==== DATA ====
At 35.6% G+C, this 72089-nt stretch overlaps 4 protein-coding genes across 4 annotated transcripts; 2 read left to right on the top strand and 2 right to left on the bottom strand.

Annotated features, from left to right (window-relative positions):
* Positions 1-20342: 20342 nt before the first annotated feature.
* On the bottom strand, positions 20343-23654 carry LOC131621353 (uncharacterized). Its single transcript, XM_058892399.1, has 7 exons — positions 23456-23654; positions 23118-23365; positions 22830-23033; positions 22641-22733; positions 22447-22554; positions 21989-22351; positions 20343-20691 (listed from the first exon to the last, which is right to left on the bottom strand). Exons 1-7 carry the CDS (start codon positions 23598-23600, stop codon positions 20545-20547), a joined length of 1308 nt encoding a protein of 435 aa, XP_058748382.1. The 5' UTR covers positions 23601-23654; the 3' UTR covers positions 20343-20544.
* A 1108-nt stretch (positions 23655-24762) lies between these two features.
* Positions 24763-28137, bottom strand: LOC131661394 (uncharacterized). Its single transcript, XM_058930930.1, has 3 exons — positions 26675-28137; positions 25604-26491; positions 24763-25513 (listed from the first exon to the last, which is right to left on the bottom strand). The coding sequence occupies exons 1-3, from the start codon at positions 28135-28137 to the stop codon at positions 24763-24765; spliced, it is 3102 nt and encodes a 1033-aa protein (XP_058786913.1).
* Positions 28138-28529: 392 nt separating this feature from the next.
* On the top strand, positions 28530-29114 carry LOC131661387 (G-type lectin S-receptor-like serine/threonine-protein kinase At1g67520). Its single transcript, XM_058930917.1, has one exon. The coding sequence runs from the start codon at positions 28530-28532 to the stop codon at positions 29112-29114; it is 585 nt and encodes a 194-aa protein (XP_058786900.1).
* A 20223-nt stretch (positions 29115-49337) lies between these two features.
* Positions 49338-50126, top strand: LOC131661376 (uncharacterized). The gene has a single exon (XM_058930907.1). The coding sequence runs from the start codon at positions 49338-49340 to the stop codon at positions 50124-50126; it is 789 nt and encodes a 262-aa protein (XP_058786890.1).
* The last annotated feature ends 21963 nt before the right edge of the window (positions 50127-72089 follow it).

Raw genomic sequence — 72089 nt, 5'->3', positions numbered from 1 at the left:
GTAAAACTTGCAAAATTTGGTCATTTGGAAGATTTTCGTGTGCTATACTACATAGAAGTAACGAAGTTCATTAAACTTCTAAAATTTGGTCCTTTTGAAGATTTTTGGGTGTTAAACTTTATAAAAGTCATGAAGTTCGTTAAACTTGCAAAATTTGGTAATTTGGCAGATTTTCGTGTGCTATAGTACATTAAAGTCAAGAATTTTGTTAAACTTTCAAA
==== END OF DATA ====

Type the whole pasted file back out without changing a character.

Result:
At 35.6% G+C, this 72089-nt stretch overlaps 4 protein-coding genes across 4 annotated transcripts; 2 read left to right on the top strand and 2 right to left on the bottom strand.

Annotated features, from left to right (window-relative positions):
* Positions 1-20342: 20342 nt before the first annotated feature.
* On the bottom strand, positions 20343-23654 carry LOC131621353 (uncharacterized). Its single transcript, XM_058892399.1, has 7 exons — positions 23456-23654; positions 23118-23365; positions 22830-23033; positions 22641-22733; positions 22447-22554; positions 21989-22351; positions 20343-20691 (listed from the first exon to the last, which is right to left on the bottom strand). Exons 1-7 carry the CDS (start codon positions 23598-23600, stop codon positions 20545-20547), a joined length of 1308 nt encoding a protein of 435 aa, XP_058748382.1. The 5' UTR covers positions 23601-23654; the 3' UTR covers positions 20343-20544.
* A 1108-nt stretch (positions 23655-24762) lies between these two features.
* Positions 24763-28137, bottom strand: LOC131661394 (uncharacterized). Its single transcript, XM_058930930.1, has 3 exons — positions 26675-28137; positions 25604-26491; positions 24763-25513 (listed from the first exon to the last, which is right to left on the bottom strand). The coding sequence occupies exons 1-3, from the start codon at positions 28135-28137 to the stop codon at positions 24763-24765; spliced, it is 3102 nt and encodes a 1033-aa protein (XP_058786913.1).
* Positions 28138-28529: 392 nt separating this feature from the next.
* On the top strand, positions 28530-29114 carry LOC131661387 (G-type lectin S-receptor-like serine/threonine-protein kinase At1g67520). Its single transcript, XM_058930917.1, has one exon. The coding sequence runs from the start codon at positions 28530-28532 to the stop codon at positions 29112-29114; it is 585 nt and encodes a 194-aa protein (XP_058786900.1).
* A 20223-nt stretch (positions 29115-49337) lies between these two features.
* Positions 49338-50126, top strand: LOC131661376 (uncharacterized). The gene has a single exon (XM_058930907.1). The coding sequence runs from the start codon at positions 49338-49340 to the stop codon at positions 50124-50126; it is 789 nt and encodes a 262-aa protein (XP_058786890.1).
* The last annotated feature ends 21963 nt before the right edge of the window (positions 50127-72089 follow it).

Raw genomic sequence — 72089 nt, 5'->3', positions numbered from 1 at the left:
GTAAAACTTGCAAAATTTGGTCATTTGGAAGATTTTCGTGTGCTATACTACATAGAAGTAACGAAGTTCATTAAACTTCTAAAATTTGGTCCTTTTGAAGATTTTTGGGTGTTAAACTTTATAAAAGTCATGAAGTTCGTTAAACTTGCAAAATTTGGTAATTTGGCAGATTTTCGTGTGCTATAGTACATTAAAGTCAAGAATTTTGTTAAACTTTCAAA